Ore. SC upholds $8M judgment against insurers

Jessica M. Karmasek Jun. 3, 2011, 1:00pm

SALEM, Ore. (Legal Newsline) -- The Oregon Supreme Court has upheld an $8 million judgment in a class-action lawsuit against a group of insurance companies.

The Court, in its May 19 ruling, affirmed the decision of an appeals court in part and reversed it in part. The Court also affirmed the judgment of the Multnomah County Circuit Court.

Mark Strawn, the lead plaintiff, filed a class action against defendants Farmers Insurance Company of Oregon, Mid-Century Insurance Company and Truck Insurance Exchange, collectively referred to as Farmers in court documents.

Strawn's complaint alleged that Farmers had breached its contractual obligations and committed fraud by instituting a claims handling process that arbitrarily reduced payments for reasonable medical benefits owed under its automobile insurance policies.

A jury returned a verdict for the plaintiffs. Based on that verdict and a post-verdict class claims administration process, the trial court entered a judgment against Farmers for about $900,000 in compensatory damages and $8 million in punitive damages. Farmers appealed.

On appeal, the appeals court concluded that the punitive damages award exceeded federal constitutional limits, but otherwise affirmed the judgment. Both parties petitioned for review.

In its petition, Farmers presented three issues. The first two raise challenges to the liability verdict entered against Farmers. The third issue challenges the punitive damages award, arguing that the appeals court should have reduced the punitive damages award further.

The plaintiffs contend that the appeals court should not have reached the constitutionality of the punitive damages award for procedural reasons, and that the full amount of punitive damages awarded by the jury was within constitutional limits.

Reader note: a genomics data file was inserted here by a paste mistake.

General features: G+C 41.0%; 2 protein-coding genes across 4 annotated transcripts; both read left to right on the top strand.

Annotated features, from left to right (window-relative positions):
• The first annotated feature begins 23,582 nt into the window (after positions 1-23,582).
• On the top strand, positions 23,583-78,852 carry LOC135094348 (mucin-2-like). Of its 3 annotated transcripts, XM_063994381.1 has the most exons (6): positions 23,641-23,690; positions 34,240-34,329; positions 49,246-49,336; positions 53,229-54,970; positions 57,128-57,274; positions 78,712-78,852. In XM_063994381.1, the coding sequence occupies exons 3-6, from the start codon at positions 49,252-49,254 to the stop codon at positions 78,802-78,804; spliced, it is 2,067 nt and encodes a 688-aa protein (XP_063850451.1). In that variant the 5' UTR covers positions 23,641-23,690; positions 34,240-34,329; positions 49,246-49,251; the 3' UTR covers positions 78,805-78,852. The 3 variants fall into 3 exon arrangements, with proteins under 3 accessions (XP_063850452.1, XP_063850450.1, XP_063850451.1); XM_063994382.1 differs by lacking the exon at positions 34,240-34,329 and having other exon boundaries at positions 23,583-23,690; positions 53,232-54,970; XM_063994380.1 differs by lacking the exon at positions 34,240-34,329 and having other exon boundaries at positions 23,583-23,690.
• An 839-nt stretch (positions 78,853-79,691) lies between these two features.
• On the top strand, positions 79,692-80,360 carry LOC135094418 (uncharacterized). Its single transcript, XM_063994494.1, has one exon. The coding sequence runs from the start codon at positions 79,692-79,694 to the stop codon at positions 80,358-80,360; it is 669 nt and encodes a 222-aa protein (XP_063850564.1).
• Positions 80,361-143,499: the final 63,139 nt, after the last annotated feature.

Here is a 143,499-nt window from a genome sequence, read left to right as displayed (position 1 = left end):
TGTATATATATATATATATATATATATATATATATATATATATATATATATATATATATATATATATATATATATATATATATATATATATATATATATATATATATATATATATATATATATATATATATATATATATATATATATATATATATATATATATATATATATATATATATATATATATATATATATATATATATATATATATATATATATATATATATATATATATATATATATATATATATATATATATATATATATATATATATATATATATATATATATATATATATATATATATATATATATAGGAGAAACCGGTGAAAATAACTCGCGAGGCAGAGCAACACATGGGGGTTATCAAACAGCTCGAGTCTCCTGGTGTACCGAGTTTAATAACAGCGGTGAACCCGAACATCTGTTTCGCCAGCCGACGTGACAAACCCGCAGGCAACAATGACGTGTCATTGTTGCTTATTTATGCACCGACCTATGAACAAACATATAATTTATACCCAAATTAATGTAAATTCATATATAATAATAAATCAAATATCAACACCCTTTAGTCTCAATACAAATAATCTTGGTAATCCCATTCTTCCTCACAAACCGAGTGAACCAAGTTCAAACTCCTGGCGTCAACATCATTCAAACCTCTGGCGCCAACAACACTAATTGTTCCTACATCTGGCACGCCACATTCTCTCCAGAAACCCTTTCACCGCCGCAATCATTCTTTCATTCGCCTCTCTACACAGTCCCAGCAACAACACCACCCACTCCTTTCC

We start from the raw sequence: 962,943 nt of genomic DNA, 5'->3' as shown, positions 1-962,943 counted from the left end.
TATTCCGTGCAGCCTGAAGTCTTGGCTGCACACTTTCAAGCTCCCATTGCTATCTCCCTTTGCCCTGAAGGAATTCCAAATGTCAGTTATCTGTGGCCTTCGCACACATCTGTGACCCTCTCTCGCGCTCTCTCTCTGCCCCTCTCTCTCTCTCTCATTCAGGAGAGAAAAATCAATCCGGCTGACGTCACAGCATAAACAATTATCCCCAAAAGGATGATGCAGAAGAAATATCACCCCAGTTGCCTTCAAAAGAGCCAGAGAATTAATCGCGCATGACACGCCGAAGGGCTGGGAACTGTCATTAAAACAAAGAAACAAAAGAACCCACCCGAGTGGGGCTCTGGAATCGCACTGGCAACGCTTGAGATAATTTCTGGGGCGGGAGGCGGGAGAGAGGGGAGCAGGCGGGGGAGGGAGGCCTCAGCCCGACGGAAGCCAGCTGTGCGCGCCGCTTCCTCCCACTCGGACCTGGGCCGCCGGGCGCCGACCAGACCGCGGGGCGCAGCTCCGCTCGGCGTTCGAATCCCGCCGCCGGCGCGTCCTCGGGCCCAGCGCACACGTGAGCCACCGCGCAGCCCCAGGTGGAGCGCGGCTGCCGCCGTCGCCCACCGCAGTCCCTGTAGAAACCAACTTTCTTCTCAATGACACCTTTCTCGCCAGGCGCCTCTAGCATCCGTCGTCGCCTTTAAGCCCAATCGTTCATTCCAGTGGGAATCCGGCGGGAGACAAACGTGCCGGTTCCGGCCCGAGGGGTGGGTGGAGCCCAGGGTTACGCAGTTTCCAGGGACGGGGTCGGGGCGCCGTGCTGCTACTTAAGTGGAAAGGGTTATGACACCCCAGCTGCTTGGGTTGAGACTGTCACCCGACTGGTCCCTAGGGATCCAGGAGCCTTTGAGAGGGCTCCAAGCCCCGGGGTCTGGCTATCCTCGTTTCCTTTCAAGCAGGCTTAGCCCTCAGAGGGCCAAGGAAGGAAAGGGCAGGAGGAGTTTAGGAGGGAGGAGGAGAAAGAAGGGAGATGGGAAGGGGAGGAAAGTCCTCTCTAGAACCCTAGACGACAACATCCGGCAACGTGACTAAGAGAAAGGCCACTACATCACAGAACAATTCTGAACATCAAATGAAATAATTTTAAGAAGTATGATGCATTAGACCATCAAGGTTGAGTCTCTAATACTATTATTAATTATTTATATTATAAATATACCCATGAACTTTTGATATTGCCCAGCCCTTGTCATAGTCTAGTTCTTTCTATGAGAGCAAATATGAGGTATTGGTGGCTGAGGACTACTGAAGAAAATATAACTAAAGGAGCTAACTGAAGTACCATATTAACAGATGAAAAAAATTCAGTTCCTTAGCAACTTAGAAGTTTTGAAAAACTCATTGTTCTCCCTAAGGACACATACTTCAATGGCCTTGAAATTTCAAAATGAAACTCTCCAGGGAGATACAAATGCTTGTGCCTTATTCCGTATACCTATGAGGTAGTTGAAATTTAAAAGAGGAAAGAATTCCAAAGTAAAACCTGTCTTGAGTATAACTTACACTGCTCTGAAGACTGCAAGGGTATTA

The Court, in its majority opinion, rejected Farmers' arguments that seek to set aside the jury's liability determinations on plaintiffs' claims.

On the punitive damages issues, it also concluded that the appeals court should not have reached Farmers' constitutional challenge to the amount of the punitive damages award.

Justice Virginia L. Linder wrote the Court's opinion.

"The trial court articulated two alternative reasons for denying Farmers's motions (waiver and other procedural defects, as well as a conclusion on the merits that the award did not exceed constitutional limits). The trial court further expressly concluded that both bases on which it ruled were independently sufficient to support the trial court's ruling," the Court wrote.

"Logically, that was true. On appeal, Farmers failed to preserve any challenge to the waiver and other procedural grounds on which the trial court's order was alternatively based. Any error by the trial court concerning the constitutionality of the punitive damages award therefore was necessarily harmless."

The Court emphasized that it would not decide whether the trial court's alternative grounds for its ruling were sound.

"The correctness of the trial court's waiver and other procedural analyses are not before us, just as those issues were not before the Court of Appeals," it wrote. "Indeed, it is precisely because the trial court's alternative grounds for ruling were not challenged by Farmers that the issue of the excessiveness of the punitive damages award was not before the Court of Appeals for its determination.

"Likewise, whether that award was constitutionally excessive is not before us. For that reason, the punitive damages award must be affirmed," it concluded.

From Legal Newsline: Reach Jessica Karmasek by e-mail at jessica@legalnewsline.com.

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